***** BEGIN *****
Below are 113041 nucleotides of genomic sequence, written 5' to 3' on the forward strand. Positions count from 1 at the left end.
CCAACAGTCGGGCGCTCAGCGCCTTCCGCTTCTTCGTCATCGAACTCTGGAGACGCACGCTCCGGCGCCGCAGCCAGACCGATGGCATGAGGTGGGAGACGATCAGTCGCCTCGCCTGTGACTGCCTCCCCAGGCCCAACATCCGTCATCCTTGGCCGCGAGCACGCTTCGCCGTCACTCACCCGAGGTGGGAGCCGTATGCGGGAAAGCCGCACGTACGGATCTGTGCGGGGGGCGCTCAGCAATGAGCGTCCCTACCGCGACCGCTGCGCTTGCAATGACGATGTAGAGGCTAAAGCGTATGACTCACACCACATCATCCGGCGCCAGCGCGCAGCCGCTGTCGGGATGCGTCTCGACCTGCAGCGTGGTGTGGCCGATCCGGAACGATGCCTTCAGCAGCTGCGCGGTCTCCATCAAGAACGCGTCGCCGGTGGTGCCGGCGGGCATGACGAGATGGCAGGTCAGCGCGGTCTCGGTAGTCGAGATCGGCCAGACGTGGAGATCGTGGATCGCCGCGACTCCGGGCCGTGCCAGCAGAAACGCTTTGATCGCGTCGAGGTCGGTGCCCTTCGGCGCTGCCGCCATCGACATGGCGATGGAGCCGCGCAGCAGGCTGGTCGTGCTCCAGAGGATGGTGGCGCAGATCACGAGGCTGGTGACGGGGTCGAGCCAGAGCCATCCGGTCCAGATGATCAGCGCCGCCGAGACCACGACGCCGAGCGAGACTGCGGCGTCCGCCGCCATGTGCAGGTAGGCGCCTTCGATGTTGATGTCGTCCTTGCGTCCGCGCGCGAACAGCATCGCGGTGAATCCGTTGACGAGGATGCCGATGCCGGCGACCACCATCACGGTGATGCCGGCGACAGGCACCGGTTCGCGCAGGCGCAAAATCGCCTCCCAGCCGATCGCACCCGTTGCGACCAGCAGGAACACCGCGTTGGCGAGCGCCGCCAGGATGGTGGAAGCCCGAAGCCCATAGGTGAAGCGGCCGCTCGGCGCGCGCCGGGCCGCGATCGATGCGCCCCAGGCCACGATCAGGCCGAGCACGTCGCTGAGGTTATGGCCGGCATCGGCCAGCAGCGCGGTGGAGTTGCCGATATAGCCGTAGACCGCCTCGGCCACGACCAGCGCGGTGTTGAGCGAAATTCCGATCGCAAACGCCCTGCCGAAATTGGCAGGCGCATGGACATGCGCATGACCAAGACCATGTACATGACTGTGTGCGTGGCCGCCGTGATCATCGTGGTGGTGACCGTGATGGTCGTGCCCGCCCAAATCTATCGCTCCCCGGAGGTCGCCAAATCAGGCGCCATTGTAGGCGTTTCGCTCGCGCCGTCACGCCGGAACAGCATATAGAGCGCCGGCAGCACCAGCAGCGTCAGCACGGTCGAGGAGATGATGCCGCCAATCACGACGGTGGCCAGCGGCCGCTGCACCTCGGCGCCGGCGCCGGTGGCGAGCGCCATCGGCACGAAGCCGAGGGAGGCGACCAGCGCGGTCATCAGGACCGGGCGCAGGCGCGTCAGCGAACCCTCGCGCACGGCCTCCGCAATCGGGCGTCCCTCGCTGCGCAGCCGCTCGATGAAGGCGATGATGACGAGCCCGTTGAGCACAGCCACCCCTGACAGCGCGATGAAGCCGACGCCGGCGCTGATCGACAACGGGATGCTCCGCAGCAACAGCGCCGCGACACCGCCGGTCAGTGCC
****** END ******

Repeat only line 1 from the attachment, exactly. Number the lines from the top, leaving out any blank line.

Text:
Below are 113041 nucleotides of genomic sequence, written 5' to 3' on the forward strand. Positions count from 1 at the left end.